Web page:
Eight ways to get more out of interviews

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I write business profile articles, which means that I have to interview business owners and their employees. Some people really know their business, and are very adept at answering interview questions. I had one interviewee speak for 40 minutes straight on my introductory question (I recorded the interview, and it’s mostly me saying “Yes” and “Mmm-hmm” to his answers, as I was trying to break in to ask another question).

Then you have people who don’t have much to say, or come off as being unprepared or lacking knowledge about their business. I try to send my questions in advance so that they can prepare their answers, but I still encounter business people who are not very talkative. (I actually had one interviewee – who was the owner’s son – tell me that he did not want to answer any more questions about five minutes into the interview. I paused and looked at the phone in confusion, and then said, “OK.”)

So, what should you do when you encounter interviewees with very little to say? Prepare them in advance as much as possible so that they are ready to answer questions, but then try the following ideas.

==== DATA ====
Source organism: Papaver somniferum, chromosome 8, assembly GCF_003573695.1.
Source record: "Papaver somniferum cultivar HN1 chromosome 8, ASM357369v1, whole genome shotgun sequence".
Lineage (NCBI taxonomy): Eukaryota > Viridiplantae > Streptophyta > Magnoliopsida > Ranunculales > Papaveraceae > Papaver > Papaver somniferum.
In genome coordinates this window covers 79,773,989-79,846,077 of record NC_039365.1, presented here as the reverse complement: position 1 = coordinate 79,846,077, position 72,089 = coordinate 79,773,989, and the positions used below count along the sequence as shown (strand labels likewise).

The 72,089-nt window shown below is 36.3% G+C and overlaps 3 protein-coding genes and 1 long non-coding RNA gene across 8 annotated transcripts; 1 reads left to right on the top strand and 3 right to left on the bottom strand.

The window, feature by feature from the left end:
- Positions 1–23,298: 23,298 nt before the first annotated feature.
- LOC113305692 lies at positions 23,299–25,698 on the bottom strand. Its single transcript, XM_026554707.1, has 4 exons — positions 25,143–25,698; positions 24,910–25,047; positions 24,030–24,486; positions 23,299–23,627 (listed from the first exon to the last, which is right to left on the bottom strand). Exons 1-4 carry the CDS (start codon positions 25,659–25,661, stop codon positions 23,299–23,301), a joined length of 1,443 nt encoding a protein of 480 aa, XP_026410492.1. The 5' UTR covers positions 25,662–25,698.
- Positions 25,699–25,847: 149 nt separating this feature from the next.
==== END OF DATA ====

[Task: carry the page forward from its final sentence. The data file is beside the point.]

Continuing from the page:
1. Avoid yes or no questions whenever possible. They will give you short answers.
  2. Ask questions involving the 5 Ws (and 1 H) so that you can get them to provide longer explanations.
  3. Ask the same question in a different way to get a different angle or more information.
  4. Ask for examples or case studies to help interviewees explain their answers.
  5. Come back to a question later to give the interviewee time to think about it.
  6. Ask the interviewee about topics that they would like to discuss.
  7. Ask them to elaborate on a specific answer that they provided, or ask more questions about a topic that they seem comfortable discussing.
  8. Ask them to talk about themselves, what they do, their background, etc., and then build questions based on what they know best.

Also, follow up later with email questions, as some people are better writers than speakers. Make sure to thank them for their time, and get writing.

David Gargaro

What tips do you have on getting more out of interviewees? Let me know – I can always use great advice on having better interviews. And if you need help with writing business profiles and other articles, just reach out – contact@davidgargaro.com.

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